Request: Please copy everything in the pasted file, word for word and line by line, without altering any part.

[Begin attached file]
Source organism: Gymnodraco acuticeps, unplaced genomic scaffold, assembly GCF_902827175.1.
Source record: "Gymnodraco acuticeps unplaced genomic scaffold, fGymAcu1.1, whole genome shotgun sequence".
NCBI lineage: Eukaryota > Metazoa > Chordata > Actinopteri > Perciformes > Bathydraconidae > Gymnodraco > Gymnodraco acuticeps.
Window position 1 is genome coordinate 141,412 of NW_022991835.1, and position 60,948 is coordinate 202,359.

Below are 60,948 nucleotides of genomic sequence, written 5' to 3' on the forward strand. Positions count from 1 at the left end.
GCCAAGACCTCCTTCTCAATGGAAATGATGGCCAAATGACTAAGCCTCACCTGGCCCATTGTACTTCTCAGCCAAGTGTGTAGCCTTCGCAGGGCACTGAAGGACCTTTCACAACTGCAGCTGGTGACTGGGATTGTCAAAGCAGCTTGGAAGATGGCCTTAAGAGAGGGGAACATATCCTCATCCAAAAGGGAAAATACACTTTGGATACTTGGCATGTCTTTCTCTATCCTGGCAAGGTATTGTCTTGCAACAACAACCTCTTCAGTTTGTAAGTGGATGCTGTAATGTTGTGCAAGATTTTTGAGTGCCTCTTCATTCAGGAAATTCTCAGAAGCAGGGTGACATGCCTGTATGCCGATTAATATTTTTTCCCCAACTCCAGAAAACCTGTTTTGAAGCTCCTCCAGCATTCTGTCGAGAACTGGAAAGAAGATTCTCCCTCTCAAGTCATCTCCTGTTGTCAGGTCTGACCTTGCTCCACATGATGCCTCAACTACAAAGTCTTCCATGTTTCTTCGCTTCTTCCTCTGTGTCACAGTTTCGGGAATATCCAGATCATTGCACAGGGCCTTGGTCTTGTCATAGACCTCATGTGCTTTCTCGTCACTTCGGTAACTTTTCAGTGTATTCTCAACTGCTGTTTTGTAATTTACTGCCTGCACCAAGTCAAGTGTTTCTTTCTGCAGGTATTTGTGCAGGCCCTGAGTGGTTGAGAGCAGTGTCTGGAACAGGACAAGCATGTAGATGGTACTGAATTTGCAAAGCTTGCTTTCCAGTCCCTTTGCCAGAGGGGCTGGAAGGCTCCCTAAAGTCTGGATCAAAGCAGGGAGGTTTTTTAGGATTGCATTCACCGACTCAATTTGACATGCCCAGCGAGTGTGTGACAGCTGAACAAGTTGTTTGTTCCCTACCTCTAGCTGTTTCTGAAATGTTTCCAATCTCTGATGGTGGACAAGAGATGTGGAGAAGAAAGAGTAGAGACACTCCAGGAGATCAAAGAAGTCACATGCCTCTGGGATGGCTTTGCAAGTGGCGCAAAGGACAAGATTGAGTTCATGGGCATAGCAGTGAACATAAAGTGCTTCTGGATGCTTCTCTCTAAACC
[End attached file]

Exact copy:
Source organism: Gymnodraco acuticeps, unplaced genomic scaffold, assembly GCF_902827175.1.
Source record: "Gymnodraco acuticeps unplaced genomic scaffold, fGymAcu1.1, whole genome shotgun sequence".
NCBI lineage: Eukaryota > Metazoa > Chordata > Actinopteri > Perciformes > Bathydraconidae > Gymnodraco > Gymnodraco acuticeps.
Window position 1 is genome coordinate 141,412 of NW_022991835.1, and position 60,948 is coordinate 202,359.

Below are 60,948 nucleotides of genomic sequence, written 5' to 3' on the forward strand. Positions count from 1 at the left end.
GCCAAGACCTCCTTCTCAATGGAAATGATGGCCAAATGACTAAGCCTCACCTGGCCCATTGTACTTCTCAGCCAAGTGTGTAGCCTTCGCAGGGCACTGAAGGACCTTTCACAACTGCAGCTGGTGACTGGGATTGTCAAAGCAGCTTGGAAGATGGCCTTAAGAGAGGGGAACATATCCTCATCCAAAAGGGAAAATACACTTTGGATACTTGGCATGTCTTTCTCTATCCTGGCAAGGTATTGTCTTGCAACAACAACCTCTTCAGTTTGTAAGTGGATGCTGTAATGTTGTGCAAGATTTTTGAGTGCCTCTTCATTCAGGAAATTCTCAGAAGCAGGGTGACATGCCTGTATGCCGATTAATATTTTTTCCCCAACTCCAGAAAACCTGTTTTGAAGCTCCTCCAGCATTCTGTCGAGAACTGGAAAGAAGATTCTCCCTCTCAAGTCATCTCCTGTTGTCAGGTCTGACCTTGCTCCACATGATGCCTCAACTACAAAGTCTTCCATGTTTCTTCGCTTCTTCCTCTGTGTCACAGTTTCGGGAATATCCAGATCATTGCACAGGGCCTTGGTCTTGTCATAGACCTCATGTGCTTTCTCGTCACTTCGGTAACTTTTCAGTGTATTCTCAACTGCTGTTTTGTAATTTACTGCCTGCACCAAGTCAAGTGTTTCTTTCTGCAGGTATTTGTGCAGGCCCTGAGTGGTTGAGAGCAGTGTCTGGAACAGGACAAGCATGTAGATGGTACTGAATTTGCAAAGCTTGCTTTCCAGTCCCTTTGCCAGAGGGGCTGGAAGGCTCCCTAAAGTCTGGATCAAAGCAGGGAGGTTTTTTAGGATTGCATTCACCGACTCAATTTGACATGCCCAGCGAGTGTGTGACAGCTGAACAAGTTGTTTGTTCCCTACCTCTAGCTGTTTCTGAAATGTTTCCAATCTCTGATGGTGGACAAGAGATGTGGAGAAGAAAGAGTAGAGACACTCCAGGAGATCAAAGAAGTCACATGCCTCTGGGATGGCTTTGCAAGTGGCGCAAAGGACAAGATTGAGTTCATGGGCATAGCAGTGAACATAAAGTGCTTCTGGATGCTTCTCTCTAAACC